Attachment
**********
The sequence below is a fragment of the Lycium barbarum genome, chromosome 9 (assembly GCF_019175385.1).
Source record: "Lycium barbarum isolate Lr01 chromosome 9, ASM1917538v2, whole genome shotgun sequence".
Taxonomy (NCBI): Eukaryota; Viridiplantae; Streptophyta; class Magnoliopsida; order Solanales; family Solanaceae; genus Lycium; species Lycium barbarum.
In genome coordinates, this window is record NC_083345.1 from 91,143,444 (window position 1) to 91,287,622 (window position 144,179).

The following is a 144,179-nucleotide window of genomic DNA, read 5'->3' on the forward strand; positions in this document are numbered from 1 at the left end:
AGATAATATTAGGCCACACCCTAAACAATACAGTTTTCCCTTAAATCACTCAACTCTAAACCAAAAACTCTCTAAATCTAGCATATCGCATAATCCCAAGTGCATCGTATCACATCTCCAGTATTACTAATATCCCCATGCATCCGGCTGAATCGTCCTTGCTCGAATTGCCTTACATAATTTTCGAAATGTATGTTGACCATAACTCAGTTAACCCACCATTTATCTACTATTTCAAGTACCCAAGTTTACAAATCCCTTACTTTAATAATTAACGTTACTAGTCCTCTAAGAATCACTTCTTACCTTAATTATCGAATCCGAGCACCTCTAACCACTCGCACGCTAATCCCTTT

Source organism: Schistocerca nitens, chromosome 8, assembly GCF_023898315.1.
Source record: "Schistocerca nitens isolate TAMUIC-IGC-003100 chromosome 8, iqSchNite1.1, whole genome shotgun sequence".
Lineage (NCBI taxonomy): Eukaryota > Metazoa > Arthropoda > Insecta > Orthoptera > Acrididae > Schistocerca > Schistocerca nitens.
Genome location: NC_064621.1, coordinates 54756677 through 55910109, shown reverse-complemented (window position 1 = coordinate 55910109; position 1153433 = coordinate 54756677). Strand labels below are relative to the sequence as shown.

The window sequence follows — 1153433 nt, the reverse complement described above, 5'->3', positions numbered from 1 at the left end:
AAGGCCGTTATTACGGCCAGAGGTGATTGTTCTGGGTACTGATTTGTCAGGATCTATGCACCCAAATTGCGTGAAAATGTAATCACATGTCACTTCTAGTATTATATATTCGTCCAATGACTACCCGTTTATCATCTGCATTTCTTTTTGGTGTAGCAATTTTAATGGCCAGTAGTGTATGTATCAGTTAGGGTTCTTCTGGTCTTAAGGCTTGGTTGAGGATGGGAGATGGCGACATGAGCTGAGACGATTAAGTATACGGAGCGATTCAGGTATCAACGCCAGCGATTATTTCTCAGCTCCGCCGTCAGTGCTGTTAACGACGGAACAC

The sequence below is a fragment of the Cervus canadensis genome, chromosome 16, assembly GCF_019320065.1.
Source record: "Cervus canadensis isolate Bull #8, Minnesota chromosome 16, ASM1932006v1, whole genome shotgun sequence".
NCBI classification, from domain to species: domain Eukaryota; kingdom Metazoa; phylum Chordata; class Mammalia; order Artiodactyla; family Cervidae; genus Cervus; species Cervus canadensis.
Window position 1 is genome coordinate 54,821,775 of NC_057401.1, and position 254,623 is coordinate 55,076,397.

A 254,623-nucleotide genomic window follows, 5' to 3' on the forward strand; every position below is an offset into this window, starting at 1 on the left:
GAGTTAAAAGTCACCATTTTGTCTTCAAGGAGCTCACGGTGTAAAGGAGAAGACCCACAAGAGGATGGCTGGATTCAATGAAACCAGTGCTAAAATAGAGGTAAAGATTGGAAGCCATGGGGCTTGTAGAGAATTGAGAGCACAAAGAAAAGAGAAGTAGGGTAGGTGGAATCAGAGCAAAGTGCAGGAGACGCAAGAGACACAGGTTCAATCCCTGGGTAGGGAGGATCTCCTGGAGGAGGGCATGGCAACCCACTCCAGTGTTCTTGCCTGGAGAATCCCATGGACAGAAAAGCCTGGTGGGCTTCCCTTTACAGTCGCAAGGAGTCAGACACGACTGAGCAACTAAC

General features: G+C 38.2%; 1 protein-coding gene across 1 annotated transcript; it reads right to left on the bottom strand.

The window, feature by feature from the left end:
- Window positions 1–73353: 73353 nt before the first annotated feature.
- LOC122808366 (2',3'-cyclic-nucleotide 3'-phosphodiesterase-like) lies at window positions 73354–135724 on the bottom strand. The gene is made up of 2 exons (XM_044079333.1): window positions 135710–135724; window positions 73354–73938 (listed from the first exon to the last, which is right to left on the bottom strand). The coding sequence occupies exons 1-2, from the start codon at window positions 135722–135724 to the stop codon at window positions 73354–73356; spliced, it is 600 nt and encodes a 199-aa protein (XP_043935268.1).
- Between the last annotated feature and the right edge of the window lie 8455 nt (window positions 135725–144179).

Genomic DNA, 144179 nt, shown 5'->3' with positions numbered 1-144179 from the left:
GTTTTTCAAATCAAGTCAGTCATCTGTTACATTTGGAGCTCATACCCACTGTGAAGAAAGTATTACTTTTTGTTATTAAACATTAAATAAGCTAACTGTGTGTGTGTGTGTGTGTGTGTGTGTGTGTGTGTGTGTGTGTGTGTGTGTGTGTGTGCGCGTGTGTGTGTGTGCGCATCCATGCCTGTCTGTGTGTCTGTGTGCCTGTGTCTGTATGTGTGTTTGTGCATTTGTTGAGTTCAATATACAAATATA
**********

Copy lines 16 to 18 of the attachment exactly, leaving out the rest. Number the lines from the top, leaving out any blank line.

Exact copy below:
Window position 1 is genome coordinate 54,821,775 of NC_057401.1, and position 254,623 is coordinate 55,076,397.

A 254,623-nucleotide genomic window follows, 5' to 3' on the forward strand; every position below is an offset into this window, starting at 1 on the left:
GAGTTAAAAGTCACCATTTTGTCTTCAAGGAGCTCACGGTGTAAAGGAGAAGACCCACAAGAGGATGGCTGGATTCAATGAAACCAGTGCTAAAATAGAGGTAAAGATTGGAAGCCATGGGGCTTGTAGAGAATTGAGAGCACAAAGAAAAGAGAAGTAGGGTAGGTGGAATCAGAGCAAAGTGCAGGAGACGCAAGAGACACAGGTTCAATCCCTGGGTAGGGAGGATCTCCTGGAGGAGGGCATGGCAACCCACTCCAGTGTTCTTGCCTGGAGAATCCCATGGACAGAAAAGCCTGGTGGGCTTCCCTTTACAGTCGCAAGGAGTCAGACACGACTGAGCAACTAAC